Golf on Bute Part 2 : Rothesay Golf Club

Our guest blogger this month is, once again, Iain Macleod, who has been golfing here since the 1950s.  Here, Iain covers the development of the second of Bute’s 3 fantastic Golf Courses: Rothesay.

 

In contrast with the flat, links-like Kingarth layout, Rothesay Golf Course climbs and winds round the slopes of Canada Hill, immediately south of the town. Various high vantage points give vistas to Arran and the lower Firth, while, at some 400 feet, the 12th hole includes the famous “£1,000 view” across Rothesay Bay to The Kyles of Bute and Loch Striven.

The title of Alan Thom’s history of the Club “From Westlands to Eastlands”, published in its centenary year of 1992, reflects the change of location which resulted in the present course. A 9-hole course on the farmlands of Westlands had been opened in 1892, but the Town Council increasingly believed that a course nearer the town would be more advantageous to the needs of the developing resort.

An approach to Ben Sayers, the eminent North Berwick and club-maker resulted in him laying out a new Municipal Golf Course on the ground at Eastlands, Ardbrannan and the field occupied by the Glenburn Hotel’s 9 hole course., the land being almost entirely owned by the Bute Estate and the Burgh. The opening of the new course on 20th May 1908 featured a exhibition matches between four of the leading professionals of the age, attracting 2,000 spectators. James Braid and Harry Vardon, both multiple winners of the Open Championship, were opposed by Frenchman Arnaud Massy, the first overseas winner of the Open, and Ben Sayers. A substantial clubhouse was a key element of the new Canada Hill course.

By 1922 the Town Council, increasingly concerned about year-on-year losses on the course, and beset by complaints of overcrowding and congestion, dating back to pre WW1, approached James Braid to survey the course and suggest alterations and improvements. His plan saw 3 new holes laid out in the Council-owned “Bush” field, allowing scope for increasing length on the Ben Sayers layout.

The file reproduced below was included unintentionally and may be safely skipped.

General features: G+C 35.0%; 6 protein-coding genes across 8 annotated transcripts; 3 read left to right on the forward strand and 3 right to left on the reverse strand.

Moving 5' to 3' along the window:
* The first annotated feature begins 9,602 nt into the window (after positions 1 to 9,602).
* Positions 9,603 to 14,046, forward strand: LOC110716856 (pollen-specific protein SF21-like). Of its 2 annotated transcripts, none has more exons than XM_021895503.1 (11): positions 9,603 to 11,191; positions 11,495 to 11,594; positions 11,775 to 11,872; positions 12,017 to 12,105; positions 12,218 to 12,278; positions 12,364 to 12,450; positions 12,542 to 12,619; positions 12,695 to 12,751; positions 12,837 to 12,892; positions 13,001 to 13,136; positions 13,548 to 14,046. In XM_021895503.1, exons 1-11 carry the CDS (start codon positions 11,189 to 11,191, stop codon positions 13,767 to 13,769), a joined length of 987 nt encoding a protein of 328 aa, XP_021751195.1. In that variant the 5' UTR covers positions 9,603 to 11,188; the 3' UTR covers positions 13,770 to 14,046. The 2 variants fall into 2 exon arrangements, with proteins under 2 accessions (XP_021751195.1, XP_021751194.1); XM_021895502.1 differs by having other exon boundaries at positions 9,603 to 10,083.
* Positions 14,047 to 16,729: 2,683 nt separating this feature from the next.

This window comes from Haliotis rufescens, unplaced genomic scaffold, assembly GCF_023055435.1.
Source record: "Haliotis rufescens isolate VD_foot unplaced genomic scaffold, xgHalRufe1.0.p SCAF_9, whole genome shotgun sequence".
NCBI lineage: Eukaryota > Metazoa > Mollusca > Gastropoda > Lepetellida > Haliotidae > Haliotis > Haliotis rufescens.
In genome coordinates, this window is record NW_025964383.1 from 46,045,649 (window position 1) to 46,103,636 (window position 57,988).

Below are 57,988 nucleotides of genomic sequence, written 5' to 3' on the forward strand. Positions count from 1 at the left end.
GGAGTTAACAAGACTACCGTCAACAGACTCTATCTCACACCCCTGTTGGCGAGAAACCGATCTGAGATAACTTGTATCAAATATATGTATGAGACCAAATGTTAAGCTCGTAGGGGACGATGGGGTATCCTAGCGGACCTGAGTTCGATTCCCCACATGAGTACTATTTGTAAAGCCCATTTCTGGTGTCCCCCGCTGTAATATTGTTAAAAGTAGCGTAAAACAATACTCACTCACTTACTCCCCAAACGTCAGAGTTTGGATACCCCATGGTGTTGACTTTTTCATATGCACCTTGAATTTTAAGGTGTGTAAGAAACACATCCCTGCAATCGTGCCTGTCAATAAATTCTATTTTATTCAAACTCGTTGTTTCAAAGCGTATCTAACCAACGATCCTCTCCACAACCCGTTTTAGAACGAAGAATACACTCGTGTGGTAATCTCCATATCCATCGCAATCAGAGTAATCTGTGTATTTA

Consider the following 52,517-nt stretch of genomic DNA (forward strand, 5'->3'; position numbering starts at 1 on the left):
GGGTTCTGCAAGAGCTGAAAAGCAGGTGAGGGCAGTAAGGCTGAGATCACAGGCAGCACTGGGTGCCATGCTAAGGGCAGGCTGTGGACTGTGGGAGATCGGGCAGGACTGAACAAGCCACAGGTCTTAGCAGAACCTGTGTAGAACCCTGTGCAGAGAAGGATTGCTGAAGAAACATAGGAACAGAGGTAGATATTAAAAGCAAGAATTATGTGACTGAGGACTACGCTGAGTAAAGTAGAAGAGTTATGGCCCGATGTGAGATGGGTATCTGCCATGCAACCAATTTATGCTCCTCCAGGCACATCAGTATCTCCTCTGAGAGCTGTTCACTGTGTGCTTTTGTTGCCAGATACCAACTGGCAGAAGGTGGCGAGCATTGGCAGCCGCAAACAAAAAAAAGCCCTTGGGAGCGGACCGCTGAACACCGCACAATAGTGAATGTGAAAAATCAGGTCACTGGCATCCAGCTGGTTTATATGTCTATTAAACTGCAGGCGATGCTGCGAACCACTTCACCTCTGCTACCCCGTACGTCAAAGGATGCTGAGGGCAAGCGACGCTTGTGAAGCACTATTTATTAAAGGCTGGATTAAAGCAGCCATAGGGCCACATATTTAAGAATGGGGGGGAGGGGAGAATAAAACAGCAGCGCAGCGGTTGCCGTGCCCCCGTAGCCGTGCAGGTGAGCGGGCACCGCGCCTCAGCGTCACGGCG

The implementation of Braid’s plans were put in the hands of newly appointed professional Duncan Barr, a returning native of Rothesay and appointed from 59 applicants. A winter of hard work by Duncan Barr and his staff saw the reconstructed course ready for a low-key formal opening on 3rd May 1924.

For many years the Council had responsibility for staffing and maintaining the course, while Rohesay Golf Club took over the lease of the clubhouse in 1965, soon obtaining a licence for the 19th hole. The income from this saw the club carry out widespread improvements to the building and the construction of an extension to provide a dance floor and indoor bowling area.

Over the years there had been several proposals that the Golf Club should take over and manage the course, but none came to fruition. This all changed, however, in 1987. For several years Argyll and Bute District Council had been concerned about the operating deficit on Rothesay Golf Club. Agreement was reached that with the Council offering aid with equipment, charging a peppercorn rent and a 5-year period of grant aid, the Golf Club would take over all responsibilities regarding the Golf Club. From a municipal facility Rothesay Golf Club effectively became a private club, with a course measuring 5429 yards, with an SSS of 67.

 

Now you know the history, experience the reality – come on over to Rothesay Golf Club.